Contrary to some of these contemporary assessments of the importance of the doctrine of justification by faith alone, we recall a different perspective by the sixteenth-century magisterial Reformers. Luther made his famous comment that the doctrine of justification by faith alone is the article upon which the church stands or falls. John Calvin added a different metaphor, saying that justification is the hinge upon which everything turns. In the twentieth century, J.I. Packer used a metaphor indicating that justification by faith alone is the “Atlas upon whose shoulder every other doctrine stands.” Later Packer moved away from that strong metaphor and retreated to a much weaker one, saying that justification by faith alone is “the fine print of the gospel.”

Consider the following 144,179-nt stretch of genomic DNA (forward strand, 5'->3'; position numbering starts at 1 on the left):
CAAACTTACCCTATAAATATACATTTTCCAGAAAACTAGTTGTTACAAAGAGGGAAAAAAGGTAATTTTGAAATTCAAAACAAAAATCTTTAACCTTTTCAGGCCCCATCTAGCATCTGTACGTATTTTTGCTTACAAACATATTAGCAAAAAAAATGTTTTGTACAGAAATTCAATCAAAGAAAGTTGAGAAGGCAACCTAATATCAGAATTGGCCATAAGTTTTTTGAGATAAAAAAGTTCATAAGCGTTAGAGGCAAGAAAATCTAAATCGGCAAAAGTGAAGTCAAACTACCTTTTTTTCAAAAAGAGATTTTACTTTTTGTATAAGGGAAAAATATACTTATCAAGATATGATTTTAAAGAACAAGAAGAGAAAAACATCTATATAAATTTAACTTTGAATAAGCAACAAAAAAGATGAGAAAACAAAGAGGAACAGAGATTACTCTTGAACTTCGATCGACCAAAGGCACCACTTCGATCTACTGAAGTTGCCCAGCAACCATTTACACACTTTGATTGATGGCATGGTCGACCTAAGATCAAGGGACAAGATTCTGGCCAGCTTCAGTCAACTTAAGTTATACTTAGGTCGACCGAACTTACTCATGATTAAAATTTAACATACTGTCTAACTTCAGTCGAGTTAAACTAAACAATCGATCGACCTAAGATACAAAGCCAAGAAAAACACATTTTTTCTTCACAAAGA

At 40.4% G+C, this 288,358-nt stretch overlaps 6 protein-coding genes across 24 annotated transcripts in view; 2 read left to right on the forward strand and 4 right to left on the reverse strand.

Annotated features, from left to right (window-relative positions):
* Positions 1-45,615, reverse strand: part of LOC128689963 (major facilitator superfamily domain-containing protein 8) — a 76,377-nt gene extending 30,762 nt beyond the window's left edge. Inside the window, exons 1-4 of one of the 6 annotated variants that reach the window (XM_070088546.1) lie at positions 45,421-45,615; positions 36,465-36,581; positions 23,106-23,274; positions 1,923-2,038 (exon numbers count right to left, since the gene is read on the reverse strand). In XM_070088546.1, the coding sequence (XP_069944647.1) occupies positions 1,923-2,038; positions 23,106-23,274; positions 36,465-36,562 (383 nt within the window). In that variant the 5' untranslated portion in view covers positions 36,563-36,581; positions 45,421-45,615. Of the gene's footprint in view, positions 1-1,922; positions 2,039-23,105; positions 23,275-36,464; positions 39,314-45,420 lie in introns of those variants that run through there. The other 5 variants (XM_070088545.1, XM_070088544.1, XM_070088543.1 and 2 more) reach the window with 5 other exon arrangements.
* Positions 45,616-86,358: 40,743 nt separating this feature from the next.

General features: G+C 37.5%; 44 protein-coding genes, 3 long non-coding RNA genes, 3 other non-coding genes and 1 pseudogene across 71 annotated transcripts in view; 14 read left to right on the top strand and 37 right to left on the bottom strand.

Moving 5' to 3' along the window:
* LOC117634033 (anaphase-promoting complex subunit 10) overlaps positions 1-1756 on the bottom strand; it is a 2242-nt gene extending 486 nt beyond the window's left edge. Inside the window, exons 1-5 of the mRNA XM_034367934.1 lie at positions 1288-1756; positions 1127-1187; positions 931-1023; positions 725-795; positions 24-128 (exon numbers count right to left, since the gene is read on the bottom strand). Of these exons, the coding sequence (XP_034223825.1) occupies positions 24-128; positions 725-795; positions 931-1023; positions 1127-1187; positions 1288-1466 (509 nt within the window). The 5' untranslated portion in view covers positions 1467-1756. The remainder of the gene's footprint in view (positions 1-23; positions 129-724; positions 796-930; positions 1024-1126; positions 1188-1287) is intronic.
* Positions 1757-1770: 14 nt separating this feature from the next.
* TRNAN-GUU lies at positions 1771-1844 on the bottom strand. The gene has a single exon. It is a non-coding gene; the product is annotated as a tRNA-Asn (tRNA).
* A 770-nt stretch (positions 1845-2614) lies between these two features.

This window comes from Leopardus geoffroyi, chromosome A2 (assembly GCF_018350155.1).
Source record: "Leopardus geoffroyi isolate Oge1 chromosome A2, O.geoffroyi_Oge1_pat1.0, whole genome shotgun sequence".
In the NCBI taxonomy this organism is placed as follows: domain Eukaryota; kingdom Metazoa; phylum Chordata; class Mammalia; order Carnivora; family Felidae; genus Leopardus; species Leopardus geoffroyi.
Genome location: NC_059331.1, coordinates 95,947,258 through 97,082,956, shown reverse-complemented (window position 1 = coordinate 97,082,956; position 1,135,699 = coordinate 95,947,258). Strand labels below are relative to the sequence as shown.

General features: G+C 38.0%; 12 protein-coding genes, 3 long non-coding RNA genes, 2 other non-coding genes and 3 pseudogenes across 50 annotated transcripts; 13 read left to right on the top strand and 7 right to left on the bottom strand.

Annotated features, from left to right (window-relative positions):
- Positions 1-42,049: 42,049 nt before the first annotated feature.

The question we have to face in light of these discussions is, what has changed since the sixteenth century? Well, there is good news and there is bad news. The good news is that people have become much more civil and tolerant in theological disputes. We don’t see people being burned at the stake or tortured on the rack over doctrinal differences. We’ve also seen in the past years that the Roman communion has remained solidly steadfast on other key issues of Christian orthodoxy, such as the deity of Christ, His substitutionary atonement, and the inspiration of the Bible, while many Protestant liberals have abandoned these particular doctrines wholesale. We also see that Rome has remained steadfast on critical moral issues such as abortion and ethical relativism. In the nineteenth century at Vatican Council I, Rome referred to Protestants as “heretics and schismatics.” In the twentieth century at Vatican II, Protestants were referred to as “separated brethren.” We see a marked contrast in the tone of the different councils. The bad news, however, is that many doctrines that divided orthodox Protestants from Roman Catholics centuries ago have been declared dogma since the sixteenth century. Virtually all of the significant Mariology decrees have been declared in the last 150 years. The doctrine of papal infallibility, though it de facto functioned long before its formal definition, was nevertheless formally defined and declared de fide (necessary to believe for salvation) in 1870 at Vatican Council I. We also see that in recent years the Roman communion has published a new Catholic catechism, which unequivocally reaffirms the doctrines of the Council of Trent, including Trent’s definition of the doctrine of justification (and thus affirms that council’s anathemas against the Reformation doctrine of justification by faith alone). Along with the reaffirmations of Trent have come a clear reaffirmation of the Roman doctrine of purgatory, indulgences, and the treasury of merits.